Wednesday, February 17, 2010
HUNTSVILLE, Ala. -- Seconds after faculty members forced their colleague Amy Bishop out of the cramped conference room where police said she opened fire, the survivors huddled together and braced for what they feared would come next.
All that stood between them and the disgruntled professor -- now charged with killing three University of Alabama in Huntsville faculty members and wounding three others -- was a locked door and a table they used to barricade it shut. One of the survivors said he expected Bishop to shoot her way through their meager defenses at any moment.
View full size"I didn't think I'd come out of the room alive," said Joseph Ng, an associate professor who was one of 12 people at the meeting when the shooting broke out Friday. "I don't think any of us thought we'd come out alive."
Killed were Gopi K. Podila, the chairman of the Department of Biological Sciences, and professors Adriel Johnson and Maria Ragland Davis. Two were wounded -- professor Joseph Leahy remained in critical condition and staffer Stephanie Monticciolo was in serious condition Tuesday. The third, Luis Cruz-Vera, was released from the hospital.
Bishop, a Harvard-educated neurobiologist, was arrested and charged with capital murder and attempted murder. She could face the death penalty, although the local prosecutor said he has not yet decided whether to pursue capital punishment.
Since she was arrested on Friday, Bishop's case has taken several surprising twists as alarming details about her past were revealed, including that she fatally shot her brother in 1986 -- a shooting that was ruled accidental at the time. On Tuesday, it was also revealed she was charged with assault in 2002.
The Alabama shootings erupted in the middle of a regular monthly faculty meeting on a quiet afternoon. Another attendee said the meeting was tranquil enough to allow him to focus on other work as he sat in the conference room that felt cramped with a dozen faculty members sitting elbow-to-elbow.
View full size"It was an ordinary faculty meeting," said Robert O. Lawton, an ecology professor who was writing a manuscript on trees when the gunfire erupted. "And then it became unordinary."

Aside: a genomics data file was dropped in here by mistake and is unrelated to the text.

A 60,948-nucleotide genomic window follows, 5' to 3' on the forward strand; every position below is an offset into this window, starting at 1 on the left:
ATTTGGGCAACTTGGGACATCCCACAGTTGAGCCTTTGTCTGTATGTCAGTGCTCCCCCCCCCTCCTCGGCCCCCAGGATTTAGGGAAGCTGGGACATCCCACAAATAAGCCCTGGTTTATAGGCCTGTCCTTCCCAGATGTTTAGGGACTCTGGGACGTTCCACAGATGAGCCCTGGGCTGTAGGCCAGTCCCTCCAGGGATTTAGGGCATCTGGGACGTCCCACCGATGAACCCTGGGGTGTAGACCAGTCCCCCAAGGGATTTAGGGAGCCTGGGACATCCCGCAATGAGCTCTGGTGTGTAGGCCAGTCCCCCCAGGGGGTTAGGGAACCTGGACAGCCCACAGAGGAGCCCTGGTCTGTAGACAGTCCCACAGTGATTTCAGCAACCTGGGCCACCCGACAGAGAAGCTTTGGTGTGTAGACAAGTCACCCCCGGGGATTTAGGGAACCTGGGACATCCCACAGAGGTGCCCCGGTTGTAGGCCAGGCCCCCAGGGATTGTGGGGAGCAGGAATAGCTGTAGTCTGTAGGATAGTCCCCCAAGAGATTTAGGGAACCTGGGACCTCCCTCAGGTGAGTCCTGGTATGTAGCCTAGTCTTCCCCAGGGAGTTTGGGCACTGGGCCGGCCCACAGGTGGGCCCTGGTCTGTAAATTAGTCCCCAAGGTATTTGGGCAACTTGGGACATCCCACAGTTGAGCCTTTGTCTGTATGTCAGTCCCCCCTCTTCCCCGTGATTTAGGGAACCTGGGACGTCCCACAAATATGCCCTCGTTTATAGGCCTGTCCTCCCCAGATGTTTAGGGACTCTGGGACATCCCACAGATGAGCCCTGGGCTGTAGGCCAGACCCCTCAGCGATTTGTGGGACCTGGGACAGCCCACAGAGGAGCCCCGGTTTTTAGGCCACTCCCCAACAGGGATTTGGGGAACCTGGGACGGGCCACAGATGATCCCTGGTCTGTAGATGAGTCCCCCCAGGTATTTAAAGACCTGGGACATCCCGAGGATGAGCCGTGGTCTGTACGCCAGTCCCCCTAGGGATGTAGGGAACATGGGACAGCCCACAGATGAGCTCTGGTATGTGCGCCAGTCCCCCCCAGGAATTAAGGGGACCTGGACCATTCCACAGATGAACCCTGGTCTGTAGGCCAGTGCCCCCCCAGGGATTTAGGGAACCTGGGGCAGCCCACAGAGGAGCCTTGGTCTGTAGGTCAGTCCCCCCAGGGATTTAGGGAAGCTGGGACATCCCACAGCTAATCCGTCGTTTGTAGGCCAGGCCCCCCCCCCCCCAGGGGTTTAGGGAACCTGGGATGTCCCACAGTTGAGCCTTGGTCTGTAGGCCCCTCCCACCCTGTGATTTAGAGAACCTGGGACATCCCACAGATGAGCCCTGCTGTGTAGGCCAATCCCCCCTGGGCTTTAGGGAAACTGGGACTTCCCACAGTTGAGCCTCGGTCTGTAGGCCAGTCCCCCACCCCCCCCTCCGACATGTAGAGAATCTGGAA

That's when Bishop drew a gun and opened fire, Ng said. He heard a "pop-pop-pop" of a 9-millimeter handgun -- it sounded like a Chinese firecracker, he'd later say -- just before the room descended into a panic.
Bishop was targeting faculty members sitting closest to her, Ng said. As his injured colleagues went down, he and other survivors dived under the conference room table.
Then, within seconds, the shooting stopped, because her weapon had apparently jammed.
The lull gave the survivors an opportunity. Debra Moriarity, a biochemistry professor, scrambled toward Bishop and urged her to stop shooting, Ng said. Bishop aimed the gun directly at her and pulled the trigger, but it failed to shoot, he said.
Moriarity then led the charge that forced Bishop out the door.
"Moriarity was probably the one that saved our lives. She was the one that initiated the rush," Ng said. "It took a lot of guts to just go up to her."
The faculty members propped up the conference room table against the door and called 9-1-1. Then they braced for her to return, but Bishop never came back -- and Ng still isn't quite sure why.
"She could have killed everyone in the room," said Ng. "It could have been much worse."
The shootings in Alabama aren't the first time Bishop has been part of a criminal investigation. Authorities in Braintree, Mass., said that in 1986 she killed her 18-year-old brother with a shotgun at their home. She told police she had been trying to learn how to use the gun when it accidentally discharged, and the killing was ruled an accident.
The current district attorney, William Keating, said Tuesday that newly found police reports show there was probable cause to arrest Bishop in 1986 on charges of assault with a dangerous weapon, carrying a dangerous weapon and unlawful possession of ammunition. But, Keating said, the reports do not contradict accounts that the shooting was an accident.
Bishop and her husband, James Anderson, were also questioned in 1993 by investigators looking into a pipe bomb sent to one of Bishop's colleagues, Dr. Paul Rosenberg, at Children's Hospital Boston. The bomb did not go off, and nobody was ever charged.
Then in 2002, Bishop was charged with assault, battery and disorderly conduct after a tirade at the International House of Pancakes in Peabody, Mass. Peabody police Capt. Dennis Bonaiuto said that Bishop became incensed when she found out another woman had received the restaurant's last booster seat. Bishop hit the woman while shouting, "I am Dr. Amy Bishop," according to the police report.
Bonaiuto said Bishop admitted to the assault in court, and the case was adjudicated -- meaning the charges were eventually dismissed.
Some victims' relatives have questioned how Bishop was hired in 2003 after she was involved in previous criminal investigations, but University President David B. Williams and others defended the decision to hire her. He said a review of her personnel file and her hiring file raised no red flags.
Police ran a criminal background check Monday, he said, after she was charged with one count of capital murder and three counts of attempted murder.
"Even now, nothing came up," Williams said.
Associated Press writers Desiree Hunter and Jay Reeves in Huntsville, Bob Johnson in Montgomery, Mark Pratt in Boston, Ashley Thomas in Philadelphia and Devlin Barrett in Washington contributed to this report.